Compressed Sensing for Remote Imaging in Aerial and Terrestrial Surveillance
  1. Compressive Video Sensing & Classification
  2. GPU accelerated CVS
  3. Compressed Gated Range Sensing (CGRS)
  4. Compressed Sensing & Sparsity in Imaging
  5. Compressed Sensing in Localization
  6. Fundamentals of CS Acquisition and Reconstruction

Compressed Video Sensing

Lightweight remote imaging systems have been increasingly used in surveillance and reconnaissance. Nevertheless, the limited power, processing and bandwidth resources is a major issue for the existing solutions, not well addressed by the standard video compression techniques. On the one hand, the MPEGx family achieves a balance between the reconstruction quality and the required bit-rate by exploiting potential intra- and interframe redundancies at the encoder, but at the cost of increased memory and processing demands. On the other hand, the M-JPEG approach consists of a computationally efficient encoding process, with the drawback of resulting in much higher bit-rates.

The proposed CS based architecture copes with the growing compression ratios, required for all remote imaging applications, by exploiting the inherent property of compressive sensing (CS), acting simultaneously as a sensing and compression framework. The proposed compressive video sensing (CVS) system incorporates the advantages of a very simple CS-based encoding process, while putting the main computational burden at the decoder combining the efficiency of a motion compensation procedure for the extraction of inter-frame correlations, along with an additional super-resolution step to enhance the quality of reconstructed frames. The experimental results reveal a significant improvement of the reconstruction quality when compared with M-JPEG, at equal or even lower bit-rates.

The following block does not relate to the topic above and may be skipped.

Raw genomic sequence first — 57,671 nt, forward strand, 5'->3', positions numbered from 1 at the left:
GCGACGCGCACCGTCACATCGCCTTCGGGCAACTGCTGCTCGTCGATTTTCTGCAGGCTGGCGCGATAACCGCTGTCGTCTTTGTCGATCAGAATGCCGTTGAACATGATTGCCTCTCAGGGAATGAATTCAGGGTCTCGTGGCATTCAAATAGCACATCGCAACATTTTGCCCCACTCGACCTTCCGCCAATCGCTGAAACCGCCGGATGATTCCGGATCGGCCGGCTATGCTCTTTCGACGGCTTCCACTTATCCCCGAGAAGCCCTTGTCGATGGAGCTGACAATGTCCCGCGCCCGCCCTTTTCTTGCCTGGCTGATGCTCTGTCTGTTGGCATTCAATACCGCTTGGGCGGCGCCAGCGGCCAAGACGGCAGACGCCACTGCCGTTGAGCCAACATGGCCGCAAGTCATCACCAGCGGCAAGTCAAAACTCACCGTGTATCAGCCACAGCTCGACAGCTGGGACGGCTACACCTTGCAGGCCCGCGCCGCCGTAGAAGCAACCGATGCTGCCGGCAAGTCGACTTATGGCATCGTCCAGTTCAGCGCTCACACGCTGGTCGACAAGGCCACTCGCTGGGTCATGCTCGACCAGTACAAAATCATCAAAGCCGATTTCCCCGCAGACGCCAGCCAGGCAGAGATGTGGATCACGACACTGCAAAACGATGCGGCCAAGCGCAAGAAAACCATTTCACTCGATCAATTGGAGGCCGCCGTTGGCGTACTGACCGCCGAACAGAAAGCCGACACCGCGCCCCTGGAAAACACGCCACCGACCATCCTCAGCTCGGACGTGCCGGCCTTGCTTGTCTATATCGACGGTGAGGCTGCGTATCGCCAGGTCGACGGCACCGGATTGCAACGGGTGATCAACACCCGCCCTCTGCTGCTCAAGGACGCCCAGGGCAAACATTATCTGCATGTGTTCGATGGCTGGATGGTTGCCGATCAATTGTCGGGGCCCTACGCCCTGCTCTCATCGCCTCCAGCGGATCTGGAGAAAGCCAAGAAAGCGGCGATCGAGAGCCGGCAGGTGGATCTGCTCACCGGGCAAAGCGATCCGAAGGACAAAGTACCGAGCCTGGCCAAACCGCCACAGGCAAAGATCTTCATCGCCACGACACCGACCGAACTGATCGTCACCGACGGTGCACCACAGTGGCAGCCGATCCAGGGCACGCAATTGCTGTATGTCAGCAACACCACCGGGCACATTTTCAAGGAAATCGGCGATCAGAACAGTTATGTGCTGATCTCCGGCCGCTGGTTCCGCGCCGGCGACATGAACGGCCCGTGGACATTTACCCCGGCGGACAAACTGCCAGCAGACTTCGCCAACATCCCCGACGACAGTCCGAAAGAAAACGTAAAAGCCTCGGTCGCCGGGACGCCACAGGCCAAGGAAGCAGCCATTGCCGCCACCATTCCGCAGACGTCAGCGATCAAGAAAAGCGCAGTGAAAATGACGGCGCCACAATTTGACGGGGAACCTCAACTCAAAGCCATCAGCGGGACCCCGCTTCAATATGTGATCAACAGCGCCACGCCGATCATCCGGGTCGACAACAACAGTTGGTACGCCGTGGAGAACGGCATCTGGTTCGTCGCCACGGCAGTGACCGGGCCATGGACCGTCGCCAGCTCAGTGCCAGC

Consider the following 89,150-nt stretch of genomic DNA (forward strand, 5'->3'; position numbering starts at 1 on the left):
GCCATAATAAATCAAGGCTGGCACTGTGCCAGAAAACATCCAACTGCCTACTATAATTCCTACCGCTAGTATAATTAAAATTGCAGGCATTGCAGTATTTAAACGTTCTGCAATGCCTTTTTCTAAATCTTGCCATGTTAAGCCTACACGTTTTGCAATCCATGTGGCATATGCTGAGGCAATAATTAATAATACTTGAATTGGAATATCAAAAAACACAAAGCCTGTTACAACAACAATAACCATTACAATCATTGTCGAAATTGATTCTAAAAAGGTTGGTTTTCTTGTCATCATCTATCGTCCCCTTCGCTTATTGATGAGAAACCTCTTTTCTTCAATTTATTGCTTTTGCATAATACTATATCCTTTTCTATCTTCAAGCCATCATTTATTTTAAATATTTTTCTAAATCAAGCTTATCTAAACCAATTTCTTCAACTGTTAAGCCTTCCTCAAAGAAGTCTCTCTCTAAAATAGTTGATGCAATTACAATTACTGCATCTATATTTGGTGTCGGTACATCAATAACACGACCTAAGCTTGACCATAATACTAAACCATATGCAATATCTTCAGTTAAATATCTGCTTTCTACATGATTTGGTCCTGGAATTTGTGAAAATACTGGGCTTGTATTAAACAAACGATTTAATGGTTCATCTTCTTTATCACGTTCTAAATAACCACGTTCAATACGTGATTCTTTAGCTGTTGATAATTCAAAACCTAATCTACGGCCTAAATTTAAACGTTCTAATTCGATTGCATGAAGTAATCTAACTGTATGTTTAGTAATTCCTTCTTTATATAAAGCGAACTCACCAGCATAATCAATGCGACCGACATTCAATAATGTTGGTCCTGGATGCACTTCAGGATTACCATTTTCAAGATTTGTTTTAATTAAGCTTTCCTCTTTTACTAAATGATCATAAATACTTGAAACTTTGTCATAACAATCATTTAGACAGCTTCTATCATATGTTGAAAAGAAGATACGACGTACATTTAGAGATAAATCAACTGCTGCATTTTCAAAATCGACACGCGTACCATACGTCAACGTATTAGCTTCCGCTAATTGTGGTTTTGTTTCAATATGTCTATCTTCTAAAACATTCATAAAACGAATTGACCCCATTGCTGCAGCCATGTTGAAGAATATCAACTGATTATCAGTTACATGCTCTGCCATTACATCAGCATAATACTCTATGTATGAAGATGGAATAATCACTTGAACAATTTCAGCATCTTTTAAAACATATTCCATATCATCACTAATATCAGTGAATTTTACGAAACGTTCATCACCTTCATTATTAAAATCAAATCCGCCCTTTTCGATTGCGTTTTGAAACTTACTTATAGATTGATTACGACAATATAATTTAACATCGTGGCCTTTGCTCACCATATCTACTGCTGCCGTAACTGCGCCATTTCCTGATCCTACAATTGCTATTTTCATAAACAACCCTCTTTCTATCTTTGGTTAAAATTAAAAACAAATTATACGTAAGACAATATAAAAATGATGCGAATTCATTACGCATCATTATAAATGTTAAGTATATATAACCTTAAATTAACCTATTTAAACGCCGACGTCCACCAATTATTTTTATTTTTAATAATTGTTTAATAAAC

ORION members involved: George Tzagkarakis, Arnaud Woiselle , Panagiotis Tsakalides and Jean-Luc Starck [7].

Compressed Video Classification

We introduce an architecture for addressing the problem of video classification based on a set of compressed features, without the need of accessing the original full-resolution video data. In particular, the video frames are acquired directly in a compressed domain by means of random projections associated with a set of compressive measurements. This initial dimensionality reduction step is followed by distance metric learning for the construction of an informative distance matrix, which is then embedded in a manifold learning approach to increase the discriminative power of the random measurements in a lower-dimensional space. Classification results using a set of activity videos suggest that the proposed approach can be used effectively in cases when the acquisition and processing of full-resolution video data is characterized by increased consumption of the available power, memory and bandwidth, which may impede the operation of systems with limited resources.

ORION members involved: George Tzagkarakis, Grigorios Tsagkatakis, Jean-Luc Starck and Panagiotis Tsakalides [8], [11].